Katrina and Sarbanes-Oxley
Dean Levmore asserts that post-Katrina (and, for the most part, post-9/11), "states are neither here nor there." On the issue of natural and human-caused disasters, one might start from John Adams's assertion that "government turns every contingency into an excuse for enhancing power in itself," and then ask why, if true, the locus of power accumulation is primarily federal and not state. Aren’t the state (and local) governments captured by Adams's postulate? At one level, one might think that state (and local) governments would be more likely to aggrandize power in the wake of these events since they are closer to the situation and thus the citizenry, and are more likely to reap long-term benefits from an increased profile. After all, it is unlikely that Iowa congressional elections in 3 years will focus on Katrina, but we can be sure that the Louisiana local races will. Corporate law is another area that might help us think through the puzzle.
One can think of the recent spate of corporate bankruptcies and frauds as a similarly disruptive event for corporate America. Crudely, Enron = Katrina. Here too we see primarily a federal response. Within months of the Enron bankruptcy, Congress passed the Sarbanes-Oxley Act of 2002, which federalized many important corporate law issues that had heretofore been governed by the states. For example, section 404 of the Act mandates comprehensive (read: expensive and not sure to work) internal controls requirements without regard to differences in size and scope across firms and without regard to the substantial case law in states such as Delaware on the subject. (On the former part, one might have expected a state-law solution to internal controls to be more flexible to the needs of various firms through an enabling default rule approach as opposed to the federal, command and control approach.) A similar intrusion into state law can be seen on a range of issues from board composition to executive liability for financial reports.
The federal reaction is not surprising -- it is the same reaction we saw seven decades earlier when Congress responded to the stock market crash of 1929 (the other recent corporate Katrina) with the most far reaching business reforms in American history -- the Securities Act of 1933, the Securities Exchange Act of 1934, and the Investment Company Act of 1940, which created from whole cloth our modern system of securities regulation and replaced a patchwork system of state “blue sky” laws.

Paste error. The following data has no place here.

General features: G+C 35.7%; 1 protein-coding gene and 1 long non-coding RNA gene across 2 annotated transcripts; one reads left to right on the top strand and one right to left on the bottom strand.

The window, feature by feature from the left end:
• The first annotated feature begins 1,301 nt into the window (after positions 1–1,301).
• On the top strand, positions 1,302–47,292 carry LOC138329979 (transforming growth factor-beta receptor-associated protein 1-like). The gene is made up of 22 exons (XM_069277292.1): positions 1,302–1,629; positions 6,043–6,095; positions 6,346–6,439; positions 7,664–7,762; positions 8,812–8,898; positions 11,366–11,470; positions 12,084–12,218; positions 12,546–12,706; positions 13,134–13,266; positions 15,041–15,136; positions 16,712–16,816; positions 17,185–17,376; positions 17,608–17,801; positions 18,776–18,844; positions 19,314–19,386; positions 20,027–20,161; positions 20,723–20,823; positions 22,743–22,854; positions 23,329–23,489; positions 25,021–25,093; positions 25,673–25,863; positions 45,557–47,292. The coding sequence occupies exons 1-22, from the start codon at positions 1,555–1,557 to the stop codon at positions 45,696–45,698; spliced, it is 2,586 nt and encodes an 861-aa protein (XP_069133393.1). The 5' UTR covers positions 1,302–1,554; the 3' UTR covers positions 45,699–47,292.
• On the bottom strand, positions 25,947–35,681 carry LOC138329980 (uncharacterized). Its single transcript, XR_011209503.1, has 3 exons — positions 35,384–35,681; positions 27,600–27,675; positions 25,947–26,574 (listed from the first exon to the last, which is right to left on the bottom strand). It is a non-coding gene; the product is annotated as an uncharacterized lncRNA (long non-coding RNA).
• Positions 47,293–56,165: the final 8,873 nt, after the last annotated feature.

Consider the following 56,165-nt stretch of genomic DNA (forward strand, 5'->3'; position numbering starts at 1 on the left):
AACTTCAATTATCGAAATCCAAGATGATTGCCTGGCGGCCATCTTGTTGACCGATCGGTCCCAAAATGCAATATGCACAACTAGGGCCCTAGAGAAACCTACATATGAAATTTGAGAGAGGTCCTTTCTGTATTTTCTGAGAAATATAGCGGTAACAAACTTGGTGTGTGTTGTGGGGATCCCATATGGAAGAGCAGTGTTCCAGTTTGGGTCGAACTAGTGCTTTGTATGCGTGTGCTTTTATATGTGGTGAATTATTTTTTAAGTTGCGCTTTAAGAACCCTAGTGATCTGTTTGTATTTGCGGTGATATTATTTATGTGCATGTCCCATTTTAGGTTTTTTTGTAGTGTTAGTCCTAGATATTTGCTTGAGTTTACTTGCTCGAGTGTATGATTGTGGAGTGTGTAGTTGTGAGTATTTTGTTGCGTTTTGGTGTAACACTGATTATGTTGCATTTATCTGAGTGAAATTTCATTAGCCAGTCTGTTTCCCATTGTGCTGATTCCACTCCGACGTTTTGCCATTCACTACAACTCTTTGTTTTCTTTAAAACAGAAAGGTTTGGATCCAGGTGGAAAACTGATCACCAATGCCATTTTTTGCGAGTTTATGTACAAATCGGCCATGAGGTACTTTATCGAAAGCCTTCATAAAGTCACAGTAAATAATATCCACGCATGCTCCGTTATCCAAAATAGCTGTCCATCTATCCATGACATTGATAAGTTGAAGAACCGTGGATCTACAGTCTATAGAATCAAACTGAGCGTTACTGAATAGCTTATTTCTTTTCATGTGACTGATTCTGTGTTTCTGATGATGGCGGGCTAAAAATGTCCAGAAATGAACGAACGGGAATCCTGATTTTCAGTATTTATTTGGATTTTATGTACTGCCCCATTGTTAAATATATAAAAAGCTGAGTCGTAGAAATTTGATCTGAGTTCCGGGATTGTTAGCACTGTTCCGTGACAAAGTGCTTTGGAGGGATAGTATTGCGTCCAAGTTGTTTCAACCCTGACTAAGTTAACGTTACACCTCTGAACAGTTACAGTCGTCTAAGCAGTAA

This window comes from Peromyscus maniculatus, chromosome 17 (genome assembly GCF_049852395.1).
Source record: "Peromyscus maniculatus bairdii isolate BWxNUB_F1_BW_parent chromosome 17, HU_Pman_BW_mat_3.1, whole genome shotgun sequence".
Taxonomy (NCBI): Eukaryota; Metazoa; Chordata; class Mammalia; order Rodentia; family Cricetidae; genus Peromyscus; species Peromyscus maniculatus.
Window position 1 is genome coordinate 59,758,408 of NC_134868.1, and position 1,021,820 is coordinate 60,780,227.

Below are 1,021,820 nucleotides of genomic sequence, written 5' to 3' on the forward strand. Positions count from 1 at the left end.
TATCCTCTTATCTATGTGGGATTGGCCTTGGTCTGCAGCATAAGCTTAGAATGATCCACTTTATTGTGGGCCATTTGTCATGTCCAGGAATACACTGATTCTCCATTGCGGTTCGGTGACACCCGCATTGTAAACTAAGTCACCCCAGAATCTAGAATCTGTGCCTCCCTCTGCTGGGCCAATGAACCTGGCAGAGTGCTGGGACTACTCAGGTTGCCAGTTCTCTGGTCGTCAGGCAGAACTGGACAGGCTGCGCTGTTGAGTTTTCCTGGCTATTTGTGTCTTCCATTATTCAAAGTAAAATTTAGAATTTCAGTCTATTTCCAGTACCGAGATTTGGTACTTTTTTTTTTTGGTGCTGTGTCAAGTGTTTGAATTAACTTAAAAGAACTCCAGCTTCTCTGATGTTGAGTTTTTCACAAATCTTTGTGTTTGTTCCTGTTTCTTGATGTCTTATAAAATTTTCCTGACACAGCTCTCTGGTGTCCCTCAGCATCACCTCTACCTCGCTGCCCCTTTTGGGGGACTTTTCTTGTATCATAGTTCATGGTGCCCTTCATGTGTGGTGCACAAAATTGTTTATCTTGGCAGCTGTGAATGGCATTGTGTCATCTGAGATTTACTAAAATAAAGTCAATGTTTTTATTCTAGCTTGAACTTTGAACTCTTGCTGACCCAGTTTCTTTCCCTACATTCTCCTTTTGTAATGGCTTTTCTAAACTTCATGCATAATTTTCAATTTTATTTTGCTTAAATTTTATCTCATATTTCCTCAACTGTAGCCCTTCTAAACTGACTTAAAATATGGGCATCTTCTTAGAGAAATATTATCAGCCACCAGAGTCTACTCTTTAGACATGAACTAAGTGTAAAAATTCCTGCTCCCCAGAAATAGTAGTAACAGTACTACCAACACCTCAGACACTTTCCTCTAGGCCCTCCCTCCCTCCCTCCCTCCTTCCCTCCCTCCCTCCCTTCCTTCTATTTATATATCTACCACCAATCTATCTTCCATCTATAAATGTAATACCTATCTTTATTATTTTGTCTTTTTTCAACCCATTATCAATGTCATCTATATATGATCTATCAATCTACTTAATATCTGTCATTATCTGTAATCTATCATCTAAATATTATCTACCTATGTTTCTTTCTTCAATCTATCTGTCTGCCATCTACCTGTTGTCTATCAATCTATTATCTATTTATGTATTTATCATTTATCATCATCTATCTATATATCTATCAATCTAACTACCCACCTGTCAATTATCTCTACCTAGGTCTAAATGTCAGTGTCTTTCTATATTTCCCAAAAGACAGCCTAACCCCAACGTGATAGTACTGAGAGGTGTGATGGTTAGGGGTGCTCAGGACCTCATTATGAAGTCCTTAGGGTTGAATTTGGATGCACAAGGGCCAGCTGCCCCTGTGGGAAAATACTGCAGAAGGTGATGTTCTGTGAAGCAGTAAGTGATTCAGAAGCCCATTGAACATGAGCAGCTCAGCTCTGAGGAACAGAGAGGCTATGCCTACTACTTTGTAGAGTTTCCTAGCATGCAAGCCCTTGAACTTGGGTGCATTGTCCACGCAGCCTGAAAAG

What is somewhat surprising is the lack of a coherent state response to Enron and its aftermath. Delaware, to take the most important corporate law state, did virtually nothing, despite the direct attack on their turf by the federal government. Why?
One explanation is that they were powerless in the face of federal action. If true, this would necessitate a corollary to Adams's observation -- self-enhancement increases as the relative size of the government body increases. This should worry us, as it portends a fundamental shift in power -- over time and across many legal areas -- as more "Katrinas" happen. Federalists and libertarians should not be the only ones that ask tough questions about this evolutionary arc of our government.
Another possible explanation is that Delaware is not as concerned about the federal-state power dynamic as it is about its power vis-à-vis other states. After all, Delaware is competing for corporate charters with California and New York, not Washington. (At least not yet!) Here again we see a collective action problem of sorts that keeps the various states from a coordinated and unitary response that is needed when an emergency is "national." In this world, Delaware can be expected to spring into action only when the federal government intrudes to an extent that makes state corporate charters -- and the fees, prestige, and so on they bring -- irrelevant. Even then, it isn't clear what power the Small Wonder would have in the face of a federalization of corporate law.
Whether the explanation is one of these or some other possibility, the fact remains that federal power seems to consistently take the opportunities for enhancement that we give it. This is not good or bad in itself. There are likely to be salutary effects from the Sarbanes-Oxley reforms over the long term, not to mention the arguable impact that the legislation had on consumer and investor confidence in the immediate aftermath of Enron. But even when taken in the best possible light, the fact that the reforms here and in other areas of law were (must have been?) federal is cause for concern for those who believe there is wisdom in dispersion of government power.